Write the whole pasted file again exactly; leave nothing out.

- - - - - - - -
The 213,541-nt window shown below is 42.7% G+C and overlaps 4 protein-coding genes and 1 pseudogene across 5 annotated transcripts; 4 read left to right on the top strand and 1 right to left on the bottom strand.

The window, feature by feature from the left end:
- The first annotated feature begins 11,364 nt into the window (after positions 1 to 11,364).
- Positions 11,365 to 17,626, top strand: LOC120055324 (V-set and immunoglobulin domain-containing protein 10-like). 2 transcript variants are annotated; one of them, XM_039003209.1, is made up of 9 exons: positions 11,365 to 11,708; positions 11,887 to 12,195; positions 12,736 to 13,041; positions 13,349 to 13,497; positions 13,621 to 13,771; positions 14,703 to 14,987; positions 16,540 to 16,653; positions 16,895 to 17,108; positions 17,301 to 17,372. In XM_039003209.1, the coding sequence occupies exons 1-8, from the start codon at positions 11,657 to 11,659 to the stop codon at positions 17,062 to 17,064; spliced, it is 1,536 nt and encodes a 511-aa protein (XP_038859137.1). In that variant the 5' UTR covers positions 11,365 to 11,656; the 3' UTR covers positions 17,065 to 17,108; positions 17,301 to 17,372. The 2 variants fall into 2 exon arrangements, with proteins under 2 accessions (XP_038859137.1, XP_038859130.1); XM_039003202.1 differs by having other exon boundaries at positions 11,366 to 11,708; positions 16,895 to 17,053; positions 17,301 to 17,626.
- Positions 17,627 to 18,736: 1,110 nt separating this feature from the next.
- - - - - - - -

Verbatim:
The 213,541-nt window shown below is 42.7% G+C and overlaps 4 protein-coding genes and 1 pseudogene across 5 annotated transcripts; 4 read left to right on the top strand and 1 right to left on the bottom strand.

The window, feature by feature from the left end:
- The first annotated feature begins 11,364 nt into the window (after positions 1 to 11,364).
- Positions 11,365 to 17,626, top strand: LOC120055324 (V-set and immunoglobulin domain-containing protein 10-like). 2 transcript variants are annotated; one of them, XM_039003209.1, is made up of 9 exons: positions 11,365 to 11,708; positions 11,887 to 12,195; positions 12,736 to 13,041; positions 13,349 to 13,497; positions 13,621 to 13,771; positions 14,703 to 14,987; positions 16,540 to 16,653; positions 16,895 to 17,108; positions 17,301 to 17,372. In XM_039003209.1, the coding sequence occupies exons 1-8, from the start codon at positions 11,657 to 11,659 to the stop codon at positions 17,062 to 17,064; spliced, it is 1,536 nt and encodes a 511-aa protein (XP_038859137.1). In that variant the 5' UTR covers positions 11,365 to 11,656; the 3' UTR covers positions 17,065 to 17,108; positions 17,301 to 17,372. The 2 variants fall into 2 exon arrangements, with proteins under 2 accessions (XP_038859137.1, XP_038859130.1); XM_039003202.1 differs by having other exon boundaries at positions 11,366 to 11,708; positions 16,895 to 17,053; positions 17,301 to 17,626.
- Positions 17,627 to 18,736: 1,110 nt separating this feature from the next.